Sister Ye lives in a rural village, where everyone makes traditional toys. When Sister Ye's husband dies of an unknown illness, and while Ye is attending to him, her son is kidnapped and sold to a wealthy lady in the city of Shanghai. Shortly after, the village is destroyed during an attack between rival warlords, forcing the villagers move to the city, where they continue to make toys. Ten years pass, and Ye's daughter Zhu'er has become a toy designer. While helping the Nationalist army at the rear, Zhu'er is killed in an attack by the Japanese. On New Year's Eve, Sister Ye is dressed in rags, sitting on the curb, selling toys. A young boy buys toys from her, and it is none other than her son, whom she does not recognize.
Sister Ye lives in a rural village, where everyone makes traditional toys. When Sister Ye's husband dies of an unknown illness, and while Ye is attending to him, her son is kidnapped and sold to a wealthy lady in the city of Shanghai. Shortly after, the village is destroyed during an attack between rival warlords, forcing the villagers move to the city, where they continue to make toys. Ten years pass, and Ye's daughter Zhu'er has become a toy designer. While helping the Nationalist army at the rear, Zhu'er is killed in an attack by the Japanese. On New Year's Eve, Sister Ye is dressed in rags, sitting on the curb, selling toys. A young boy buys toys from her, and it is none other than her son, whom she does not recognize. . You can read more in Google, Youtube, Wiki
Little Toys torrent reviews
(au) wrote: Mel Gibson alone makes this movie worthwhile with his smartass charisma. The storyline is also interesting enough to keep you in tune throughout it's rather short run time with fast but logical pace. 'Get the Gringo' is certainly an underrated piece within Mel Gibson's long list of filmography/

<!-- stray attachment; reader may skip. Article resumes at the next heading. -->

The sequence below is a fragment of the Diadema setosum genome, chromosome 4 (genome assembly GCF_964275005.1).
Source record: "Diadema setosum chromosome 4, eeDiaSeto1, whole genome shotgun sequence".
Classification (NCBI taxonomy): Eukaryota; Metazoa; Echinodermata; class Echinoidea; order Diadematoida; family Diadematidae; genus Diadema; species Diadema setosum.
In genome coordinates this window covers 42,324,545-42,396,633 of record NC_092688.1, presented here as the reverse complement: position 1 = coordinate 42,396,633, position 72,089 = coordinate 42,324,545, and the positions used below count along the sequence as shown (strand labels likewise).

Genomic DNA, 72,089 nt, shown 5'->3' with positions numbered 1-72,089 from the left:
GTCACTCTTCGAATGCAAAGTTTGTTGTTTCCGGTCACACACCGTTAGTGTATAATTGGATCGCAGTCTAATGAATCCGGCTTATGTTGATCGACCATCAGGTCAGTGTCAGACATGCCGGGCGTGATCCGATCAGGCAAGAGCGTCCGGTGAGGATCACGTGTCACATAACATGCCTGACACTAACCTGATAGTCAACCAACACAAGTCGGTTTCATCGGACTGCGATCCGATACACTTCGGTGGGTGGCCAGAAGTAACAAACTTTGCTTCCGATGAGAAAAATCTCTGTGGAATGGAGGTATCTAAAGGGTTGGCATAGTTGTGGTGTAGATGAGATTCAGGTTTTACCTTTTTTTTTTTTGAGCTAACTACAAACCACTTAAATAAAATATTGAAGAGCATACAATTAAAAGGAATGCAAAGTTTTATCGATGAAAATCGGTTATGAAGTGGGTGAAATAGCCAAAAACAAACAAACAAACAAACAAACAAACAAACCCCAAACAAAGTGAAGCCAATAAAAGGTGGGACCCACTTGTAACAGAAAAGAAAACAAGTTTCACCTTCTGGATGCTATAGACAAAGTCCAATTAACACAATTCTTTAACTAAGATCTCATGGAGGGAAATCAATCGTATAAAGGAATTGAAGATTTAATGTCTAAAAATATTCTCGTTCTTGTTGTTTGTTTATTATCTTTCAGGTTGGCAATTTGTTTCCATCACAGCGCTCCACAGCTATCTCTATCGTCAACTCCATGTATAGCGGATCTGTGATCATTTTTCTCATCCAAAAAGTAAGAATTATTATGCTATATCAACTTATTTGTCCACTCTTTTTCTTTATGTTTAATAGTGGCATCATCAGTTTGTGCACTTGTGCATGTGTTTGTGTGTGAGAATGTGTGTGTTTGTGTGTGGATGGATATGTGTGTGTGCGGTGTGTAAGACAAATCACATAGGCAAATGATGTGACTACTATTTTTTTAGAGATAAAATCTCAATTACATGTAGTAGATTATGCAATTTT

(de) wrote: looks and sounds AWESOME!!!!
(ag) wrote: Awesome. Funniest movie I've seen all year :)
(kr) wrote: I don't get what all the hype is about. The acting and singing is sloppy and the songs are not well written. Just a flat stupid excuse for a musical.
(kr) wrote: the story goes nowhere
(ag) wrote: one of my fave moives
(it) wrote: It show again after few years, such an impressive movie. Unforgettable.
(mx) wrote: Only Mike Leigh can do this kind of magic and it makes one wish he had the insatiable need to make films at breakneck pace; if only he could be our British Woody Allen. Not only is he wanting to see every character he introduces to us as honestly as possible and with just the slightest edge of caricature, but he also has the gall to try and suggest to us that beyond all the hint at tragedy and misunderstanding, sometimes we are all doing ok, inside our skins, going along as best we can. This is his celebration of family and food, although you can see a handful of other themes to play with, and nothing comes across as clich or hackneyed. A film to savor and another gleeful example of Leigh's humanity.
(kr) wrote: Got this little jewel today. I have no reason why this is classified as a horror movie but it was cool. It is sort of a mad max/brazil little number.
(fr) wrote: Film cult!! not for everyone.
(us) wrote: Not as enjoyable as I'd thought it would be, Matresse suffers of "incoherence" sometimes (for example, the incomprehensible ending could be a bit more conclusive). But the costumes (designed by Karl Lagerfeld), and the BDSM fantasies are too irresistible to ignore. Overall, a different and interesting film that is never too gratuitous or gross.
(us) wrote: A classic western styled movie and excellent adventure all in one